On a rainy morning not long ago, while searching for elusive Christmas decorations, I stumbled across a box of family photographs. When I opened the lid, the room filled with that distinct smell of “old memories.” Black and white images of family members long deceased, smiling into the Brownie camera, knowing that they would never be a minute older than that particular moment.
One particular, faded picture, made me smile. My late Uncle Ray leaned against the trunk of his 1957 Cadillac, dressed in his best Sunday suit, holding a shotgun, and a can of Pearl beer. I’m not sure how those odd ingredients came together for that picture, but it was nice to see his face again. He smiled a lot-and drank more Pearl than anyone I have known.
As I studied the photo, remembering Uncle Ray and the joy his car gave to him, a small object sitting on the rear deck caught my eye. It was barely visible and obscured by the sun’s reflection on the glass, so I placed my magnifying glass over the picture, and it popped into clarity. There it was, Uncle Ray’s long lost Bobble Head Dog – Mr. Pooch.
Ray loved that plastic mongrel as much as that Detroit battleship of a car, a fact that his eight ex-wives grudgingly affirmed.
As family stories are told, I recall the night a wandering opportunist, broke into his Cadillac and stole his precious Mr. Pooch; leaving a loaded shotgun and a cooler of Pearl beer in favor of the faded plastic ornament. Uncle Ray, beyond consolation, moped for days, sitting at his dining room window, stalwart, praying that the thief would find remorse and return Mr. Pooch. His hope diminished by the hour, and that happy reunion never materialized, Uncle Ray, saddened to his last bone, mourned his Mr. Pooch until his end day.
That evening, I made a trip to the pharmacy to collect a prescription. My errand accomplished, I turned for home, and while stopped at a traffic signal, found myself staring at the rear end of a well preserved 1957 Cadillac. I marveled at the rocket tail-fins aerodynamic design, the beefy rear bumper, dual tailpipes, and the glaring chrome appointments. An excellent machine representing the best efforts of an era past. Seeing that old car reminded me of Uncle Rays cherished Caddie and the lost bobble head dog, Mr. Pooch.
As I followed the Caddie in the slow traffic, I glimpsed something odd, sitting in the car’s rear window. Pulling closer, I identified the object like a small brown dog, happily shaking its head, perched on the back deck. The driver, worried that I was following too close, tapped the breaks to warn me off, and, with that warning, the dog’s eyes “flashed” like red lasers. Startled, I slowed and gave the Caddie a wider berth.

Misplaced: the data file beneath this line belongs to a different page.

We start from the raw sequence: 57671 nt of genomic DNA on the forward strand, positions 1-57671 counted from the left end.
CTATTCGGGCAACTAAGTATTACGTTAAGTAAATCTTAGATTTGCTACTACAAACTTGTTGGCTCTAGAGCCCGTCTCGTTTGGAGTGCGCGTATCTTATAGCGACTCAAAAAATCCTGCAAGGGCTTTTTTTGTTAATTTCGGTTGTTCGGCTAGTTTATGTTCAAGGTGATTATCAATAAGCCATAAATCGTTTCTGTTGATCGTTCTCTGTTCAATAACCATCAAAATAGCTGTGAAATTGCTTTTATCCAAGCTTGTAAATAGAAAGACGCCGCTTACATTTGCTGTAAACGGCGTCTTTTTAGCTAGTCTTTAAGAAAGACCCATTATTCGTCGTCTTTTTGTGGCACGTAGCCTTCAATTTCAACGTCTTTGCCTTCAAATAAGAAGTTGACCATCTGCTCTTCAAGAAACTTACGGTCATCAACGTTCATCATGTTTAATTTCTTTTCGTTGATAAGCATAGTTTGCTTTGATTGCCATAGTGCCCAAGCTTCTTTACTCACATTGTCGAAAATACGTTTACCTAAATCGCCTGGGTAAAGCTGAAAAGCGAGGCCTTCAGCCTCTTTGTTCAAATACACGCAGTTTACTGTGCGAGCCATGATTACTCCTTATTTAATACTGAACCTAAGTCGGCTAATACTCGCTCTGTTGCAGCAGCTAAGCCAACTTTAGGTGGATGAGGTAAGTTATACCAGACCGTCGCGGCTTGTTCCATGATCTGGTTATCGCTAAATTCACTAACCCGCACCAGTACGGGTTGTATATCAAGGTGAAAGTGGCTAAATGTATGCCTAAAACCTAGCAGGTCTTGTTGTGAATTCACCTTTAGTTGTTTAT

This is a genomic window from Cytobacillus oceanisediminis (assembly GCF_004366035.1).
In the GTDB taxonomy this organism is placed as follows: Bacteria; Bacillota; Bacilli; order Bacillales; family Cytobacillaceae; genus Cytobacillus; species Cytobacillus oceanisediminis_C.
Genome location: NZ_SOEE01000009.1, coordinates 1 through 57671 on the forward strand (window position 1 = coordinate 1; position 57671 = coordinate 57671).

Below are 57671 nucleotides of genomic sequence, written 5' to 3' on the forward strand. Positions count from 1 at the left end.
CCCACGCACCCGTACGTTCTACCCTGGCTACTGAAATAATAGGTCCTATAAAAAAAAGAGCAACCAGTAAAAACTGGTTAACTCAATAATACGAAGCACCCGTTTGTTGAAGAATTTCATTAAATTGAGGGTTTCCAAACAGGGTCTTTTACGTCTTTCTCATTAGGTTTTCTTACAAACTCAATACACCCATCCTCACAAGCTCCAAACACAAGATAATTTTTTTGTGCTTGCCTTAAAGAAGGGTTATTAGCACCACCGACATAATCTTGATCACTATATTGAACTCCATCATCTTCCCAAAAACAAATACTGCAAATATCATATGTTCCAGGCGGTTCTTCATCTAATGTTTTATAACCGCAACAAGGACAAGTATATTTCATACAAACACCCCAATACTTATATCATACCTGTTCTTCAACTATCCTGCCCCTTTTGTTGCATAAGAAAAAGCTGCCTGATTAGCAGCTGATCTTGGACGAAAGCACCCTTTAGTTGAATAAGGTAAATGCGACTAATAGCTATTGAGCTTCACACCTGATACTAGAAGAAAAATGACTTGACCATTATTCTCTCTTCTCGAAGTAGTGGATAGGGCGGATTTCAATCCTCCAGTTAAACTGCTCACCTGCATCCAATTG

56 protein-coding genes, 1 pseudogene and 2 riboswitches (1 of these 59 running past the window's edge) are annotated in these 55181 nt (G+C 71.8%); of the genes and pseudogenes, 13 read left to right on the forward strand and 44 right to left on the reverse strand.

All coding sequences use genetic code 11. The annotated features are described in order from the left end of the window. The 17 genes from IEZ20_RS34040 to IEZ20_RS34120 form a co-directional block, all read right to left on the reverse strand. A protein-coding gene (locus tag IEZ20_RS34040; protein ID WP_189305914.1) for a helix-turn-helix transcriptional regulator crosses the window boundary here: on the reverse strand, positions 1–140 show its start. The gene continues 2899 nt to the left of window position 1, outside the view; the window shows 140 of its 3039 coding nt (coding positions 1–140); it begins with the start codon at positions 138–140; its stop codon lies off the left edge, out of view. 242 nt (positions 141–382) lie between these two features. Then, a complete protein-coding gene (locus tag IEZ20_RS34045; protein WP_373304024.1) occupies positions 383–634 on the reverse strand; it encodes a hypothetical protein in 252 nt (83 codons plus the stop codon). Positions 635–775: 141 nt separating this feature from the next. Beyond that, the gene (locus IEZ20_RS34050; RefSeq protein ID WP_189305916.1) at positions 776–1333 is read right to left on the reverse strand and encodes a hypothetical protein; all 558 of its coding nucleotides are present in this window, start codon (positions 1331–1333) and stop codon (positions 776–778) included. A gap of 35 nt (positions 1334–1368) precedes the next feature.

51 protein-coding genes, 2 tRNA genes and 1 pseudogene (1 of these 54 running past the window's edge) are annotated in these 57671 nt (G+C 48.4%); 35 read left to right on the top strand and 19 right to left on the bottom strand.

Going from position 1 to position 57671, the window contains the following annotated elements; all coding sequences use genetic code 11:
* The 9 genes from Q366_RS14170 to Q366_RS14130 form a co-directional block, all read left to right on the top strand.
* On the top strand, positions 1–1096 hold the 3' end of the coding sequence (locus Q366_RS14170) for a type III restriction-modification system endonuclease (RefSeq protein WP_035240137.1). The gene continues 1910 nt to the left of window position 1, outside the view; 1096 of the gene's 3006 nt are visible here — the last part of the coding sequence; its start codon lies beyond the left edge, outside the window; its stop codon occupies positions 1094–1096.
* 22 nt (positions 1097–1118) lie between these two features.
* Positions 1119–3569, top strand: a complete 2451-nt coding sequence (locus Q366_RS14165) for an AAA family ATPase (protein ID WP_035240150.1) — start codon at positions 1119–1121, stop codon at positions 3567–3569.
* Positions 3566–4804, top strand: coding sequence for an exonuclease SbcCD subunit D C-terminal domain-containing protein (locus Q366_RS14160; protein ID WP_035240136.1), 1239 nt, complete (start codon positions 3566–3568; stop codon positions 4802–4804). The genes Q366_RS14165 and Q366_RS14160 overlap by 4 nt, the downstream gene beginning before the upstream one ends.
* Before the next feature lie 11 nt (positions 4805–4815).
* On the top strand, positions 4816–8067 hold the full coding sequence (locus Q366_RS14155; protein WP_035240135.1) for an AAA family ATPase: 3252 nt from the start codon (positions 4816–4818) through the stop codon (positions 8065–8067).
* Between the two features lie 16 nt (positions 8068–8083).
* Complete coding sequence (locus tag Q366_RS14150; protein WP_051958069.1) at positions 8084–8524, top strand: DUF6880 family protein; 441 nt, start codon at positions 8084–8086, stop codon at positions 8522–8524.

After a few blocks, my curiosity won over safety, and again, I closed the gap between our vehicles. Mesmerized by the dogs blinking eyes, I failed to notice the old Caddie had stopped, and I rear-ended the beautiful machine.
At 20 mph, you can’t do much damage to an old tank like that, but my “thin-skinned” foreign auto was in poor shape.
Gazing through the cloud of steam that spewed forth from my radiator, I saw the door to the Cadillac swing open and a “white-haired gal” way shy of five feet, exited the car.
“Dressed to the nines” in designer duds, all the way down to the required white Rockport’s, she was the perfect poster girl for “Sun City.” My golfing buddies had warned me about these old gals. “Little Pit Bulls with lipstick,” as they were known, and they all had at least one offspring that was an attorney.
I concluded I might be in big trouble.
Exiting my ailing vehicle, hat, and insurance firmly in hand, I attempted a half-baked explanation for the accident. The dog with the piercing red eyes, the memory of my Uncle Ray, and his long lost Bobble Head Dog- Mr. Pooch, my poor driving skills. The more I rattled on, the more it sounded like “mental ward gibberish,” so I ceased the blabber and politely inquired if she and her little dog were alright?
She said she was excellent, and the dog, absolutely “felt no pain.” All was well and good. Minor damage, no harm done.
I noticed the collision had un-seated her little dog, and he was feet up on the rear deck.
“I really think your little dog may be hurt, he’s not moving,” I said.
She chuckled, and explained that: her old dog, “Giblet,” had been dead for 20 years or more, and that her late husband Murray, who had been an electrical engineer with an “off-kilter” sense of humor, missed the little guy so much, he had the mutt stuffed. Then as a nod to his own electrical wizardry, he installed red lights in the dogs’ eyes that light up when you mash on the car breaks. I suppose my Murray turned my little Giblet into a real-life bobblehead dog.”
Her story was so outrageous, I couldn’t control my laughter, and neither could she. Crazy people laugh the loudest.
Relieved that she was uninjured, I accompanied her back to her car to exchange insurance information. Finishing the exchange, she opened the car door, and there, in the passenger seat, illuminated by the dome light, sat and an older gentleman. Startled, I asked, if her passenger was okay, did “he” need to see a doctor? She shushed me off with a wave of her hand, and she exclaimed that he, “didn’t feel a thing.”
Now, having just heard that morbid explanation regarding old Giblet, I asked,” why didn’t he feel a thing?”
With a twinkle in her eyes and a saucy wink, she replied, “oh, that’s just Murray, he and Giblet go everywhere with me.”
On that parting note, the little gal gunned the Caddie, pulled into traffic, and faded away, while I stood staring at the departing Bobblehead dogs red eyes blinking back at me.